Technical Rulings Mark Quiet High-Court Term

Two key cases - line-item veto and sexual harassment - could be grand finale to an otherwise low-profile year.

By the end of last June, the US Supreme Court had decided a raft of life-and-death cases that touched millions of Americans and gave the court a confident new luster in its place among the federal branches. This year, however, the high court heads into its final months - usually a time of much anticipation - with few national issues to weigh, and with a low-key, businesslike demeanor.

This spring, technical issues and rulings for smaller interest groups are occupying the justices - not grand constitutional questions. This doesn't mean the court has lost its luster. Actually, experts say a hiatus from tough cases and the scrutiny that goes with them may add to the image of the court as an institution of high and lofty purpose.

Nor is the year a write-off. This month the justices will hear the two cases most likely to characterize this court term: A "line item veto" case could give the White House significant new powers. Also, the most dynamic of four sexual-harassment cases taken this year comes up, something that could change the law by making harassment more a civil-rights claim than a workplace claim.

Still, compared with last term, the court is in a Sargasso Sea of calm. Last April the justices had before them 12 hard constitutional problems - cases like a right to an assisted suicide, religious freedoms for minority faiths, the powers of Congress, separation of church and state, White House immunity, and smut and censorship on the Internet.

This year contains no cases of that magnitude. "I can't name a single Supreme Court decision this year that has important constitutional ramifications for the nation," says Evan Caminker, a law professor at the University of California at Los Angeles and former clerk to the late Justice William Brennan.

Affirmative action

Last October, it seemed the high court would make history on race and affirmative action this year. A case out of Piscataway, N.J., could have resulted in a five-vote majority eliminating the formula that allows race to be considered as a factor in making employment decisions for teachers and other public servants. Also, the high court was weighing whether to take a challenge to a sweeping referendum in California (Proposition 209) that would eliminate race as a factor in schools, jobs, and state agencies.

But without comment the court refused to hear Prop. 209, then last fall a civil-rights coalition settled the Piscataway case before it was scheduled to be argued.

Not avoiding tough cases

Few scholars or former clerks suggest that the light constitutional load this year is something that the justices planned. "There's not a lot to suggest they are turning down really juicy or important cases," argues Mark Tushnet of the Georgetown University School of Law here. "But nor are they being very aggressive either."

At the same time, long-time court watchers speak of a certain natural "ebb and flow" of business on the court.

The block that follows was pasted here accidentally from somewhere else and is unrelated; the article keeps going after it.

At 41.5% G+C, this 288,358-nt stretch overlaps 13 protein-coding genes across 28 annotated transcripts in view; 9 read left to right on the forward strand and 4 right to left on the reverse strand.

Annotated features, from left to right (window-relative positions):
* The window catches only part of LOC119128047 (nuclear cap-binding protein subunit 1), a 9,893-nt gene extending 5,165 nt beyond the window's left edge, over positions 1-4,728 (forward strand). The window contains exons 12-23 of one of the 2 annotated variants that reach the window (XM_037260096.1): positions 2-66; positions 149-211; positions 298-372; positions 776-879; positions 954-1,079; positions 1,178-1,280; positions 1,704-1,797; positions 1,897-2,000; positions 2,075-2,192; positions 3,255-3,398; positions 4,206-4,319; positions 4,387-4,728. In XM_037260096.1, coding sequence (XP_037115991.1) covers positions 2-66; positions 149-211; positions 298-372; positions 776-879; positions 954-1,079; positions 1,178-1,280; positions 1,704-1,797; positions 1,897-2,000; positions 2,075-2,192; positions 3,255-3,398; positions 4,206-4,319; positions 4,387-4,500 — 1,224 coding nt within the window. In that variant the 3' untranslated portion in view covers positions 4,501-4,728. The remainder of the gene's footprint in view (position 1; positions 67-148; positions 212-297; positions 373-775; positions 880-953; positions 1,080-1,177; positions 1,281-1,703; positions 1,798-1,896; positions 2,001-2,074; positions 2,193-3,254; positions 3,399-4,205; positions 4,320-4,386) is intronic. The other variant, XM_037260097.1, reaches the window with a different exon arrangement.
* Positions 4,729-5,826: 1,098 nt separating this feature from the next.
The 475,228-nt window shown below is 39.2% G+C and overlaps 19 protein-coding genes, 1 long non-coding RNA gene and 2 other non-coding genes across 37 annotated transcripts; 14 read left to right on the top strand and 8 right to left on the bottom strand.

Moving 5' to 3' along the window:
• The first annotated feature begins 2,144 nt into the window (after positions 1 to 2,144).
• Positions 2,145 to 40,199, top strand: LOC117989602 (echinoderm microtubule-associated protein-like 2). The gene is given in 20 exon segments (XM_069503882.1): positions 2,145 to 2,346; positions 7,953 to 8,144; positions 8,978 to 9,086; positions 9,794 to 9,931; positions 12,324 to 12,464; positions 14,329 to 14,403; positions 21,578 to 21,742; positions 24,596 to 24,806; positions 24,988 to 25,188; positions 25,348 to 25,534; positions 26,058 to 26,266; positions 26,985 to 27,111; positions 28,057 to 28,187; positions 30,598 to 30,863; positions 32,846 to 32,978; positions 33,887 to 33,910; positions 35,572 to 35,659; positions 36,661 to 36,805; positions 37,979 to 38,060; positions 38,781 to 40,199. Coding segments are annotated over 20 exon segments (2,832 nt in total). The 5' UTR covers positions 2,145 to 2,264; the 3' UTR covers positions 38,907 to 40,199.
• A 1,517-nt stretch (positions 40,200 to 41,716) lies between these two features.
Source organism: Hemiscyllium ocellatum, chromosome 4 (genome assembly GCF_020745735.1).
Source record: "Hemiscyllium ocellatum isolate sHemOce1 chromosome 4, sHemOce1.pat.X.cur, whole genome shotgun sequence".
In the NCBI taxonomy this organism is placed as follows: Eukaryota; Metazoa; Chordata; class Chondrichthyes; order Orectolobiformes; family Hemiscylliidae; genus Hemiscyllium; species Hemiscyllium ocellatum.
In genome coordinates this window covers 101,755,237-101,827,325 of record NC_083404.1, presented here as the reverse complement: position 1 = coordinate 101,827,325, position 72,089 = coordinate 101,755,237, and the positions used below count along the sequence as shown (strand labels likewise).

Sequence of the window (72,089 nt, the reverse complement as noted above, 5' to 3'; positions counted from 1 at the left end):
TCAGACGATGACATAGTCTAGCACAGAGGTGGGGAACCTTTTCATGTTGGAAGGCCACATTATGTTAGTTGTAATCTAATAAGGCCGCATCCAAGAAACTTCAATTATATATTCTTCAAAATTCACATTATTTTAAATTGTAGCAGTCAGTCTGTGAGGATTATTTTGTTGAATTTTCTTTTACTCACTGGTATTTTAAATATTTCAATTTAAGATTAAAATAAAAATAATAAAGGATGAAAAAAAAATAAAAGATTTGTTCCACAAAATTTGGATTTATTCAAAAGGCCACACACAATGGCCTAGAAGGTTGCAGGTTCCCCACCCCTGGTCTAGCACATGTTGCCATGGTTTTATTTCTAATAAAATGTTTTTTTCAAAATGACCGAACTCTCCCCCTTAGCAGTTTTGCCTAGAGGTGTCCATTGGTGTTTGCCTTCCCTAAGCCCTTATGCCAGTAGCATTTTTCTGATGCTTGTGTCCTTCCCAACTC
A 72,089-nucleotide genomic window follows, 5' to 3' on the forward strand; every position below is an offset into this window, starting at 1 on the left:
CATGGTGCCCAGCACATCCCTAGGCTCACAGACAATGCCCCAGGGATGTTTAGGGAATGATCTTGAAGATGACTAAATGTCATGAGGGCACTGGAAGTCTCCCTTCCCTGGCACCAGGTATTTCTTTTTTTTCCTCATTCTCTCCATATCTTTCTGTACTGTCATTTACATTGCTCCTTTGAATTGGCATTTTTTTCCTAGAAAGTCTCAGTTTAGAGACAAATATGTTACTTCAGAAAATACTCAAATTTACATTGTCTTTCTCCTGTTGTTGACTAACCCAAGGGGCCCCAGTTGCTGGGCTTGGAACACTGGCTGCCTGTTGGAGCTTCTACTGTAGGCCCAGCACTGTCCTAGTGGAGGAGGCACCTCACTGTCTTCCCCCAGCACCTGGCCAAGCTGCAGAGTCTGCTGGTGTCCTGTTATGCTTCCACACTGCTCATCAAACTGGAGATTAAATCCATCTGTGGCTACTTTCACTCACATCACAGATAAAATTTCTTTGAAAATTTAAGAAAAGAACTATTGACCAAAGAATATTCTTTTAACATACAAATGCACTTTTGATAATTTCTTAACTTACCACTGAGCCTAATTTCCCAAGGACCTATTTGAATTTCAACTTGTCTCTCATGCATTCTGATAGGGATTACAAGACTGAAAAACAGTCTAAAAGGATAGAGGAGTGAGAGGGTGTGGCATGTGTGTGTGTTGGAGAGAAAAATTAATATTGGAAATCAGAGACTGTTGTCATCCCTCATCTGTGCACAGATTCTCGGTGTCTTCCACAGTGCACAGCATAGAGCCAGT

After one particularly heavy year, 1992, in which the Casey abortion ruling to not overturn Roe v. Wade came out - the following year was very light. In fact, it was after a difficult and divisive series of terms - culminating in Casey in 1992 - that the justices reportedly made an informal pact to not revisit abortion and privacy rights as they had been doing steadily.

The denial of an Ohio abortion case three weeks ago is an example, says Ed Lazarus, a clerk for former Justice Harry Blackmun and author of a new book on the court "Closed Chambers." "After the abortion rights of the early 1990s there was an tacit agreement to let tempers cool," Mr. Lazarus says.

Other important decisions pending this term include a First Amendment case out of Arkansas dealing with a former American Nazi Party member turned fundamentalist minister who wanted to be on public TV as a GOP candidate for Congress. The local public station decided that Ralph Forbes was not a serious candidate - though he had won nearly half the state votes in two previous runs for governor.

The high court must decide by June if taxpayer-financed broadcast stations are allowed to make the same kind of editorial choices as private stations - or whether the station must provide an open forum so as not to discriminate against minority viewpoints.

The sexual harassment case, Ellerth v. Burlington, will be heard April 22; the line-item veto, Clinton v. New York City, is scheduled for April 27.

Last June's 9-0 ruling allowing the Paula Jones suit against President Clinton to go forward, in addition to a similarly confident 9-0 ruling striking down a "right to die" seemed to mark a new kind of confidence among the justices. It bolstered the the court's role as the ultimate arbiter of the constitution. Whether the court will continue in that manner is a question for next year, experts say.

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